Author Topic: Wildlife spotting  (Read 49479 times)

Re: Wildlife spotting
« Reply #1410 on: July 24, 2020, 09:33:53 PM »
I have come to the conclusion that otters don't actually exist.

Watched the parental pigeons have a shift change to sit on the nest in the tree opposite. The one clocked off and fucked off to hedge somewhere and the other jumped down onto it and settled in for a good few hours. It was staring at me for a good twenty minutes as well.

Re: Wildlife spotting
« Reply #1411 on: July 25, 2020, 07:34:05 AM »
I have come to the conclusion that otters don't actually exist.

I'm convinced that I saw an otter on the river Exe once when I went to visit my parents but no one believed me at the time. It was not a fucking dog mum, do you think I don't know what a dog looks like?

BlodwynPig

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Re: Wildlife spotting
« Reply #1412 on: July 25, 2020, 10:33:39 AM »
Me and my sister once saw a bear emerge from a woodland in Devon during a night drive with my parents.

Spoon of Ploff

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Re: Wildlife spotting
« Reply #1413 on: July 25, 2020, 03:59:24 PM »
This f**king thing:


Blue Jam

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Re: Wildlife spotting
« Reply #1414 on: July 26, 2020, 12:42:13 AM »
Today I learned: moths' eyes glow:




BlodwynPig

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Re: Wildlife spotting
« Reply #1415 on: July 26, 2020, 10:26:20 AM »
your photos? that's cool

BlodwynPig

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Re: Wildlife spotting
« Reply #1416 on: July 26, 2020, 12:04:04 PM »
Friend got bitten by this Fake Widow in Durham



She stupidly killed it afterwards.

Shoulders?-Stomach!

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Re: Wildlife spotting
« Reply #1417 on: July 26, 2020, 05:33:56 PM »
How stupidly?

BlodwynPig

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Re: Wildlife spotting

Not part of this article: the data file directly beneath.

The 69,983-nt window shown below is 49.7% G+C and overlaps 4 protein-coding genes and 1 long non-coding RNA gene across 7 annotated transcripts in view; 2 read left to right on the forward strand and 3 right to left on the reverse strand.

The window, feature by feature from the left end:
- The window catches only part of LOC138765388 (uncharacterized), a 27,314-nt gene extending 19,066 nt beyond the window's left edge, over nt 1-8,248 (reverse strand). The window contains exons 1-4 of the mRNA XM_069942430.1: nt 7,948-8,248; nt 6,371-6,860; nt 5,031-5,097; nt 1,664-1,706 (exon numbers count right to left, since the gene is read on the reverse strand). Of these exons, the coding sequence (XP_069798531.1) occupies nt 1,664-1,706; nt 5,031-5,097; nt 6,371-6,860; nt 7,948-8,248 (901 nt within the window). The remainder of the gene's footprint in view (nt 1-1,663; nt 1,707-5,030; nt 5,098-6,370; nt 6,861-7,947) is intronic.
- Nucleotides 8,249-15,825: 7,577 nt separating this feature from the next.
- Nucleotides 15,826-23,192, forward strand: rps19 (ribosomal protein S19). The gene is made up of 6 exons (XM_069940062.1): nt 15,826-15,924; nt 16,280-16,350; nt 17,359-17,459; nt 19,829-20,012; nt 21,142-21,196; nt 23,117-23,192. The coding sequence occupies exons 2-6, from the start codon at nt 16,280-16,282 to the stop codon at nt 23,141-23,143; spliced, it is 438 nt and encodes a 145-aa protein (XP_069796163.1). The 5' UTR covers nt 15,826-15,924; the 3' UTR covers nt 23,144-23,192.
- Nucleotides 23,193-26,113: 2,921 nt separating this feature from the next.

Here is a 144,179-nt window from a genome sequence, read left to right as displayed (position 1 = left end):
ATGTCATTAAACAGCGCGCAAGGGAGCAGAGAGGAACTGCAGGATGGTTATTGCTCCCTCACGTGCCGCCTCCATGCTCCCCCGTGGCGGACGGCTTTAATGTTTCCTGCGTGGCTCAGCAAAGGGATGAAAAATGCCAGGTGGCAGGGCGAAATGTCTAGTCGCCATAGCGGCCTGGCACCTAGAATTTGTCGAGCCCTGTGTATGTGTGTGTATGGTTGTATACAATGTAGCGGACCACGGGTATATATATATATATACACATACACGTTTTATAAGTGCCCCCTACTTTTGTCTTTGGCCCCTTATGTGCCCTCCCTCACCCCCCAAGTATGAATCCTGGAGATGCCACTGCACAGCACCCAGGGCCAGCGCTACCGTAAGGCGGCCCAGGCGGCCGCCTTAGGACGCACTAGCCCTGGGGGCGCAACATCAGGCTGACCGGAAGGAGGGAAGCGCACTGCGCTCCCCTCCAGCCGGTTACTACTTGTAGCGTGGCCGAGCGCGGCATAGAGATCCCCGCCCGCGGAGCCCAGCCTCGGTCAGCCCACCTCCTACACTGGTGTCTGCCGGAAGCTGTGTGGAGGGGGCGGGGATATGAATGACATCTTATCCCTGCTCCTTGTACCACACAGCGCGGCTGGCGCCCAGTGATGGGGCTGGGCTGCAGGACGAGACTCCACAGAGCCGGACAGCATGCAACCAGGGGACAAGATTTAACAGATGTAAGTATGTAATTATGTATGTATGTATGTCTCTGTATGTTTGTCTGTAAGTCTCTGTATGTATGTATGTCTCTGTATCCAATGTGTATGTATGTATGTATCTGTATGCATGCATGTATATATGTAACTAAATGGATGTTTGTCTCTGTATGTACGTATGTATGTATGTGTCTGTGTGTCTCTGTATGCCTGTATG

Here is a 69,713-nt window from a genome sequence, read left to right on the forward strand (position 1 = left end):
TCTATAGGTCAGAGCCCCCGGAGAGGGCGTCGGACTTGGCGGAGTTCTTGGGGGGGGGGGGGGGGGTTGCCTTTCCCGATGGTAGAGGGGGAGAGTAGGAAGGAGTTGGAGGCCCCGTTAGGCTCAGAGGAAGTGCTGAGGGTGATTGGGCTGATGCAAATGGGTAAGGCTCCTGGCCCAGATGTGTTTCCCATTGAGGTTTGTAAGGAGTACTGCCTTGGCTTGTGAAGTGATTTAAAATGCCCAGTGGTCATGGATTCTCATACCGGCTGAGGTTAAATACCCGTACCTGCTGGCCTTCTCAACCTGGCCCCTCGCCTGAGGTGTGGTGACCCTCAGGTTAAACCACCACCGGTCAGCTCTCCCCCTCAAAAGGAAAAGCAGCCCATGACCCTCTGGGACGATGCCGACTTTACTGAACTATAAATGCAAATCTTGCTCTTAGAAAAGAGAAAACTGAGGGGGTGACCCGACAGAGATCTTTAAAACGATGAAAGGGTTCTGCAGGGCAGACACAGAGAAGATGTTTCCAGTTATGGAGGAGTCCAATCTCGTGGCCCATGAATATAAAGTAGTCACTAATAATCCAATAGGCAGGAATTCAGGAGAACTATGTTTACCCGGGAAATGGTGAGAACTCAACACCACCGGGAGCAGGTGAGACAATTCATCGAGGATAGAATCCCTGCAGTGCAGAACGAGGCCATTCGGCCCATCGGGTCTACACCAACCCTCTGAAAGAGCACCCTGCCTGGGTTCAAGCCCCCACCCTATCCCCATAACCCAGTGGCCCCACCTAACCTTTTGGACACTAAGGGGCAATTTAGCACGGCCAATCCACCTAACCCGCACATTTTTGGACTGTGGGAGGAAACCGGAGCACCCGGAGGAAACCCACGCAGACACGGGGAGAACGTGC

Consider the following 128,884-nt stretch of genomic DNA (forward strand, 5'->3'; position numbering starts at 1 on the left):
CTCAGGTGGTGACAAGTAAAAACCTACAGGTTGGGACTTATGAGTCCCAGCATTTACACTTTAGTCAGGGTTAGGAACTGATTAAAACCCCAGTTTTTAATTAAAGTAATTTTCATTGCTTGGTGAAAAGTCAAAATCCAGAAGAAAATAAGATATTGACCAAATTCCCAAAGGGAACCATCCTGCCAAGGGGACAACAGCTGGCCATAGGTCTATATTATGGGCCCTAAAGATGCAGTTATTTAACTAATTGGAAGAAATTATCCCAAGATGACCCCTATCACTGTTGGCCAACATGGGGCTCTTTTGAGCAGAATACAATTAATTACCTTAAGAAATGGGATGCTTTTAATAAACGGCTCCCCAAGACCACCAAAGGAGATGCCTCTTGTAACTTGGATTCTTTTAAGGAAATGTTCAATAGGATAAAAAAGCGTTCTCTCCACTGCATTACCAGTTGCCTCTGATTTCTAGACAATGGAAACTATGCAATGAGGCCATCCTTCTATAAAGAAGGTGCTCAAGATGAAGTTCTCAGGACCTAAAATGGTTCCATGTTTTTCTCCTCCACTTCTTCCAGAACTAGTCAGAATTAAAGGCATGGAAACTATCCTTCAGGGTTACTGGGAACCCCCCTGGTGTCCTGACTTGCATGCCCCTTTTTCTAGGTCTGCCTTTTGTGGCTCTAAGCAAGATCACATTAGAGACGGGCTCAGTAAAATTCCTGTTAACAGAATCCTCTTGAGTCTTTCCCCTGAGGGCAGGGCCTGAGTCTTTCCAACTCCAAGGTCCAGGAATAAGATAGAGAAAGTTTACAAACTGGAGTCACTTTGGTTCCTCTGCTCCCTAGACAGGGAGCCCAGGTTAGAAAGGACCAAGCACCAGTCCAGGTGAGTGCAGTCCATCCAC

« Reply #1418 on: July 26, 2020, 06:06:44 PM »
How stupidly?

it one of God's own creations. Or are you all for extraordinary rendition and state sanctioned murder now ;) *

Saw a Sedge Warbler just now. Didn't kill it **

* in case of confusion, this smiley is meant in good humour **

** I am poking fun at myself ***

*** this is not sarcastic either

Re: Wildlife spotting
« Reply #1419 on: July 26, 2020, 06:26:33 PM »
Anyone who needlessly kills an animal I hope get's pointlessly killed.

Anyway, this pigeon is still in the nest, sitting there, even the heavy wind isn't budging it. They know how to build a nest, fair play to them. If I tried to build a nest in a tree I reckon a slight breeze would collapse it in seconds.

BlodwynPig

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Re: Wildlife spotting
« Reply #1420 on: July 26, 2020, 06:56:19 PM »
Anyone who needlessly kills an animal I hope get's pointlessly killed.

Anyway, this pigeon is still in the nest, sitting there, even the heavy wind isn't budging it. They know how to build a nest, fair play to them. If I tried to build a nest in a tree I reckon a slight breeze would collapse it in seconds.

are you sure it's not a collared dove?

Re: Wildlife spotting
« Reply #1421 on: July 26, 2020, 07:06:07 PM »
are you sure it's not a collared dove?

Not at all, could well be. I just see wood pigeons around here all the time. I can't quite see it now but I think it's pure grey with a little white ring around its neck, a yellow beak and dark around it's eyes I think. I can't see the colour of the head though, it's subsumed by green leaves.

Update: shift change! Yeah its a light grey all over with white around the front and side of its neck, tapering at the back, something you'd pay around £12 quid for at the barbers. The tip of its tail feathers look like they've been dipped in tar, jet black.

ZoyzaSorris

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Re: Wildlife spotting
« Reply #1422 on: July 26, 2020, 07:35:07 PM »
This f**king thing:



It’s a bloody great lovely ichneumon wasp, going about its innocent parasitoid business of body-snatchin’